It started with a tweet.
Okay, it actually started before that. For a few years now, I’ve known I want to be a mom. But since I discovered the wonderful world of advertising, I’ve wanted to be a glass-ceiling-smashing creative, too. In 2021, like most people, I gained a lot of clarity around what’s most important to me in the next phase of my career. That led to a conversation with my fiancé about when we might like to become parents, and I started paying attention to the ways ad agencies support working parents for the first time. And I didn’t necessarily like everything I saw.
So with working parents all over the world struggling to find a new normal, I turned to the women of advertising. The industry has never been considered-parent friendly and, even under normal circumstances, a conversation is long overdue. Like I said, it started with a Tweet: Share your motherhood experiences with me. Do you feel pressure to rise to a certain level in your career before you become a mother? What do your maternity leave policies look like? How has becoming a working mother in advertising changed you?
The results were a mixed bag of not only relentless optimism but also some brutal honesty. For some women, surrounded by other working moms and generous maternity leave policies, balancing it all became a complicated, but not unachievable, act. For others, the rose-colored glasses came off. The money and upward mobility they enjoyed pre-children fell out of reach. I expected to hear some unpleasant anecdotes, but some of it was genuinely hard to swallow and terrifying to imagine dealing with myself.
The Situation at Hand
In the U.S., paid maternity leave isn’t federally mandated. Only 21% of private-sector employees had access to paid family leave in 2020. 64 million millennials are expected to become parents in the next decade. Beyond just a paid leave policy comes other forms of support that are also sorely lacking: only 30% of new moms can work from home (pre-COVID) and only 22% have flexible schedules. Moms in creative roles have it harder: 48% of them had their requests for flexible schedules denied.
What responsibility does ad land have to support working parents with meaningful support, even when the law says they don’t have to?
A Responsibility to their Business
Smaller shops are often outside the parental leave conversation bubble, claiming they simply can’t afford to provide what bigger agencies funded by holding companies can. But lots of parents fall off the employment wagon once kids enter the picture (and by the way, over 2 million U.S. women have left their jobs during COVID largely due to childcare challenges). If the bottom line is the argument, rather than asking how much a paid parental leave policy might cost, agencies may want to ask this: How much does it cost to find, hire and train replacements for parents that leave?
“Agencies like to keep people in roles where they add value, but going on maternity leave forces them to find a replacement for you and then find a new account for you to work on when you return. This means you can demonstrate versatility.”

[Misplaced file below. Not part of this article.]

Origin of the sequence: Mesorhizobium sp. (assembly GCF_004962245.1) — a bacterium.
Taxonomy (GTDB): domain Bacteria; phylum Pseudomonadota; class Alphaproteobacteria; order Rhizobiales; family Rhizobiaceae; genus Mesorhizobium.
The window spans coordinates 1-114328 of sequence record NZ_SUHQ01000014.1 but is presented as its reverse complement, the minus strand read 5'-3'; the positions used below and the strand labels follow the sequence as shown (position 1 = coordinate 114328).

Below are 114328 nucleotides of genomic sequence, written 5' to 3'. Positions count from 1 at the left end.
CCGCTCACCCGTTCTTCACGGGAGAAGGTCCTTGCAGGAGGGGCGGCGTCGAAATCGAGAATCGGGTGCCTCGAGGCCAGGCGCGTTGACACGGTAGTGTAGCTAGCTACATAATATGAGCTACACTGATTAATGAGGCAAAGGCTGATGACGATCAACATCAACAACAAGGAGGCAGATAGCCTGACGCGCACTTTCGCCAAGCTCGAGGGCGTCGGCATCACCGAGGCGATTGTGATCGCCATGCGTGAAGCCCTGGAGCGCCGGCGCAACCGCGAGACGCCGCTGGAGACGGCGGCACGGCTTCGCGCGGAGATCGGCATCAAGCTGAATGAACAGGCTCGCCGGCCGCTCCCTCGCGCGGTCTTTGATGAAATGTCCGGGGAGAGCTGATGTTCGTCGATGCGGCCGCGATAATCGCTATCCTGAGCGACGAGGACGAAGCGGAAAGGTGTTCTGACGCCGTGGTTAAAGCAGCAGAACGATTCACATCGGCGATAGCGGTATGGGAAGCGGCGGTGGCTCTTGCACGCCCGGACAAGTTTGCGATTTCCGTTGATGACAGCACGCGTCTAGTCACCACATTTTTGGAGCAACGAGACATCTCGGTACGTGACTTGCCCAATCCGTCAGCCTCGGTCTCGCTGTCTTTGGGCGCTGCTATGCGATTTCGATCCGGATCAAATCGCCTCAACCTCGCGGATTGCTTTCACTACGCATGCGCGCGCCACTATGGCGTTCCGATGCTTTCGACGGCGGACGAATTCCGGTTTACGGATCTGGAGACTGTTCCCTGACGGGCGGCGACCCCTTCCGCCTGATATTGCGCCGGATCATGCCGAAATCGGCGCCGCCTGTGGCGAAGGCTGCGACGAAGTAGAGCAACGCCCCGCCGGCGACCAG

A Responsibility to the Industry
Agency tenure is already not very long. When eight in ten moms and two in three dads consider leaving the industry altogether, we’re talking a giant loss of advertising’s greatest resource. 2020 may have set ad spending back a bit, but a rebound is expected in 2021. With many parents abandoning the industry, where will the qualified talent come from to meet all of that demand? Not to mention the growing demand for quality creative work—the kind that requires diverse, inclusive work cultures. Where will your agency find the people to fill new roles, and how will you compete with other agencies to hire them?
“For years, I assumed that once I became a mom, I’d never get a promotion again. It took seeing women around me who are mothers continuing to crush it in their careers to realize that wasn’t true.”
A Responsibility to Society
As capitalism demands, today’s children become tomorrow’s workforce. Beyond the early support parents should have to care for a newborn, they need enduring flexibility that allows them to rise to the challenges of a task that just doesn’t always fit within the confines of a nine-to-five job. Working parents provide an essential service to society: shaping and molding the minds that will one day fill essential working roles.
A Responsibility to People
If it was only about providing what’s required by law, we wouldn’t be here. Providing paid time off for parents is the right thing to do. Working parents can continue to do their jobs, and they do them really well with the right support. I heard plenty of personal stories from moms and dads about amazing supervisors who supported them in their role as working parents and to whom they say they owe their careers. I also heard how big an internal shift parenthood is, and how big an impact it has when you do show back up to work. And if these words aren’t the way most agencies would like employees to describe their relationship with their work, then I don’t know what is:
“I was naturally more empathetic, more thoughtful, better with time management and more focused.”
“It focuses us, builds new muscles, and creates an entirely deeper set of empathy.”
“I started taking bigger risks and putting myself out there more confidently.”
Whenever my turn to embark on motherhood comes, I’ll no doubt have the same anxieties I heard about from countless other women in the advertising industry: whether I should’ve waited until I’m further along in my career; whether I have the right support at work to navigate a new normal. Speaking of the “new normal” — after almost a year of COVID-19 and a vaccine on the horizon, we’re all thinking about how we can show up in 2021 more thoughtful, creative and successful. What better time to review your agency’s approach to supporting working parents?